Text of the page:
21 Jun Medical College grad school dean Bill Hendee to retire
Wauwatosa, Wis. – William R. Hendee will retire effective June 30 as dean of the Graduate School of Biomedical Sciences at the Medical College of Wisconsin, and devote more time to editing a leading scientific journal.
Hendee, who also will retire as president of the MCW Research Foundation, announced his retirement on June 19. While the Medical College conducts a national search for a permanent successor it is likely to look inside the organization for interim replacements to head the graduate school, which trains teachers and researchers, and the research foundation, which promotes the transfer of the school’s discoveries into commercial ventures.
Hendee, who now devotes about 25 percent of his working hours to editing Medical Physics, wants to devote more of his professional energies to the publication and to a new radiation and oncology initiative he’s orchestrating.
Medical Physics is a leading international physics and biophysics journal that requires Hendee to read and process manuscripts on a daily basis. “I want to spend more time editing,” he said, “and I will work on that for several more years.”
Hendee, himself, has authored or co-authored more than 360 scientific articles and 24 books, and he serves on the editorial boards of several other scientific journals.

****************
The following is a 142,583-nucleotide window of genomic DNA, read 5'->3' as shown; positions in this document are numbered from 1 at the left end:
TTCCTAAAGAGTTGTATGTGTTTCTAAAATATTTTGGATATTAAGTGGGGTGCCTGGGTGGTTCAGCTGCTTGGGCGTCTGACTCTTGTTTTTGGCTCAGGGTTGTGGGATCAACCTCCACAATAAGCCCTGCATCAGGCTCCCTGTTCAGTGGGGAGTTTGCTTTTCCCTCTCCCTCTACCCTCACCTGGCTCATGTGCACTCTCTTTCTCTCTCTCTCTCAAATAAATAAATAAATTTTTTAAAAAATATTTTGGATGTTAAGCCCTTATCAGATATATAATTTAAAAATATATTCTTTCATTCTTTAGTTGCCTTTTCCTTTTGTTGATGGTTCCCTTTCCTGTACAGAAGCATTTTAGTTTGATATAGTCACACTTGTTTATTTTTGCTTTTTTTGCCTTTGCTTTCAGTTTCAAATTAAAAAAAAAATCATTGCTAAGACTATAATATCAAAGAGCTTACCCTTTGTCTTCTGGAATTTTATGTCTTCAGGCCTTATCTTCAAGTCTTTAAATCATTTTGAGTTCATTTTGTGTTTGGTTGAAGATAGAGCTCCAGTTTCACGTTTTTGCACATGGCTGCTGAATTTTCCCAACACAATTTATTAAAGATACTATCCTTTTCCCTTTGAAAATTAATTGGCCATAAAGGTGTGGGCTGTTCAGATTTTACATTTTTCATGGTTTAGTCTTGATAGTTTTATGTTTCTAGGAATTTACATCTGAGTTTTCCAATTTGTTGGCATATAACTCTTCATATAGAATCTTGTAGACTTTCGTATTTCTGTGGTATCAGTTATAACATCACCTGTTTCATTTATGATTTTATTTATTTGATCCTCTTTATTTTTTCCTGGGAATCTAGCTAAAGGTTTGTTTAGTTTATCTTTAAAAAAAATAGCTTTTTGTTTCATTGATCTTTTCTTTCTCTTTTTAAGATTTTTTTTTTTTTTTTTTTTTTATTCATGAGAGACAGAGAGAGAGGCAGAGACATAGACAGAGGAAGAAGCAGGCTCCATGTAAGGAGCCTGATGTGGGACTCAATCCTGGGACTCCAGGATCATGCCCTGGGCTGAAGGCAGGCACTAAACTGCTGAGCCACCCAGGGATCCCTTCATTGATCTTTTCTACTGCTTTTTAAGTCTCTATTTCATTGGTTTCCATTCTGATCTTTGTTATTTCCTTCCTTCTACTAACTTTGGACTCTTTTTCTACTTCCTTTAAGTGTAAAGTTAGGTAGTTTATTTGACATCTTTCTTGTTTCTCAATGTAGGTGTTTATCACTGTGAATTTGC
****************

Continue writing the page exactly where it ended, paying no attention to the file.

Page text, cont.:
Meanwhile, the radiation and oncology initiative, a national effort, is designed to enhance the understanding physicians have of the underlying science behind the medical imaging devices they use. It will involve the many different science and professional organizations related to medical imaging.
Hendee also might also teach classes at the Medical College, but he’s really looking forward to devoting time to interests outside the realm of science, including classical opera, the works of modern playwrights, and his seven grandchildren.
“I think I’ll have plenty of things to occupy my time,” he stated.
Hendee’s retirement is the second major change in a metropolitan Milwaukee technology organization in as many weeks. Earlier this month, Brian Thompson announced he was leaving TechStar, an organization that Hendee helped establish, to become senior adviser for research and strategic initiatives for the UWM Foundation.
Hendee has been outspoken advocate for building a biotechnology industry in southeastern Wisconsin. With the Medical College, he has served as dean of the Graduate School of biomedical Sciences since January of 1995, overseeing a three-fold increase in enrollment and the establishment of new graduate programs in bio and medical informatics, healthcare technologies management, and an interdisciplinary program for entering PhD students.
In addition to his work with TechStar, Hendee has worked to build the Biomedical Technology Alliance, which was formed to promote collaboration between academic research institutions and industry in southeastern Wisconsin. In May, the alliance announced $1 million in grants for collaborative research among five colleges in the region.
Hendee said he would continue to support those organizations, but made it clear the torch has passed. “I won’t be as involved in regional activities as I have in the past,” he said, “but those organizations are under strong leadership.”
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